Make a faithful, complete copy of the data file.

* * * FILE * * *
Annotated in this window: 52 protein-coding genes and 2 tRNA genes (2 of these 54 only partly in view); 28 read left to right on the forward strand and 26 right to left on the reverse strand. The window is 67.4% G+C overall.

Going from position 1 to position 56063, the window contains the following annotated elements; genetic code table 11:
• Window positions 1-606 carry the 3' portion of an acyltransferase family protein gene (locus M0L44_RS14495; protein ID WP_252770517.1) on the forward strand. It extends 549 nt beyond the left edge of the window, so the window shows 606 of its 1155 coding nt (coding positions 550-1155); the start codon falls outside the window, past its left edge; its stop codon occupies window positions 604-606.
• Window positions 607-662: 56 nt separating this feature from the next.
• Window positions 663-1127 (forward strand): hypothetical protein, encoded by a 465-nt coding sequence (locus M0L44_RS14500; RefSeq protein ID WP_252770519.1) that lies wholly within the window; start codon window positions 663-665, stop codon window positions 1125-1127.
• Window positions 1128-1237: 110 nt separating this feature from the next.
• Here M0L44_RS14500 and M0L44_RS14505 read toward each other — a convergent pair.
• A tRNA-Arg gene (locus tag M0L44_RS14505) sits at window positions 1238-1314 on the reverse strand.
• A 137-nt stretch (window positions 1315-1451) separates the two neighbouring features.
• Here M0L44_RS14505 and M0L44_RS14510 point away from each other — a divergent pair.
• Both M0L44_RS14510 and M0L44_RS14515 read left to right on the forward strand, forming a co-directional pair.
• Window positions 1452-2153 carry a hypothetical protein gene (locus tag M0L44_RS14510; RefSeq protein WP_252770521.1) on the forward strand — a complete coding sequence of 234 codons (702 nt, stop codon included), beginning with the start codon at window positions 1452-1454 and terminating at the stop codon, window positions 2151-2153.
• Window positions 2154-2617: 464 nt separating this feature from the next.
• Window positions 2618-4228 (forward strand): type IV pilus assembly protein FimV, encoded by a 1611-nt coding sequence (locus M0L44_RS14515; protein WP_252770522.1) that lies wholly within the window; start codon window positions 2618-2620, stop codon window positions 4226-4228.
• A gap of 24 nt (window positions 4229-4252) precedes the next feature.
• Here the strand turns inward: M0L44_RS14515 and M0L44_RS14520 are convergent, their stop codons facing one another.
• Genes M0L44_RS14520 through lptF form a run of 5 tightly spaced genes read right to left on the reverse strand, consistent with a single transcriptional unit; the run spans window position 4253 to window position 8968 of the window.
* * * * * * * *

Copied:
Annotated in this window: 52 protein-coding genes and 2 tRNA genes (2 of these 54 only partly in view); 28 read left to right on the forward strand and 26 right to left on the reverse strand. The window is 67.4% G+C overall.

Going from position 1 to position 56063, the window contains the following annotated elements; genetic code table 11:
• Window positions 1-606 carry the 3' portion of an acyltransferase family protein gene (locus M0L44_RS14495; protein ID WP_252770517.1) on the forward strand. It extends 549 nt beyond the left edge of the window, so the window shows 606 of its 1155 coding nt (coding positions 550-1155); the start codon falls outside the window, past its left edge; its stop codon occupies window positions 604-606.
• Window positions 607-662: 56 nt separating this feature from the next.
• Window positions 663-1127 (forward strand): hypothetical protein, encoded by a 465-nt coding sequence (locus M0L44_RS14500; RefSeq protein ID WP_252770519.1) that lies wholly within the window; start codon window positions 663-665, stop codon window positions 1125-1127.
• Window positions 1128-1237: 110 nt separating this feature from the next.
• Here M0L44_RS14500 and M0L44_RS14505 read toward each other — a convergent pair.
• A tRNA-Arg gene (locus tag M0L44_RS14505) sits at window positions 1238-1314 on the reverse strand.
• A 137-nt stretch (window positions 1315-1451) separates the two neighbouring features.
• Here M0L44_RS14505 and M0L44_RS14510 point away from each other — a divergent pair.
• Both M0L44_RS14510 and M0L44_RS14515 read left to right on the forward strand, forming a co-directional pair.
• Window positions 1452-2153 carry a hypothetical protein gene (locus tag M0L44_RS14510; RefSeq protein WP_252770521.1) on the forward strand — a complete coding sequence of 234 codons (702 nt, stop codon included), beginning with the start codon at window positions 1452-1454 and terminating at the stop codon, window positions 2151-2153.
• Window positions 2154-2617: 464 nt separating this feature from the next.
• Window positions 2618-4228 (forward strand): type IV pilus assembly protein FimV, encoded by a 1611-nt coding sequence (locus M0L44_RS14515; protein WP_252770522.1) that lies wholly within the window; start codon window positions 2618-2620, stop codon window positions 4226-4228.
• A gap of 24 nt (window positions 4229-4252) precedes the next feature.
• Here the strand turns inward: M0L44_RS14515 and M0L44_RS14520 are convergent, their stop codons facing one another.
• Genes M0L44_RS14520 through lptF form a run of 5 tightly spaced genes read right to left on the reverse strand, consistent with a single transcriptional unit; the run spans window position 4253 to window position 8968 of the window.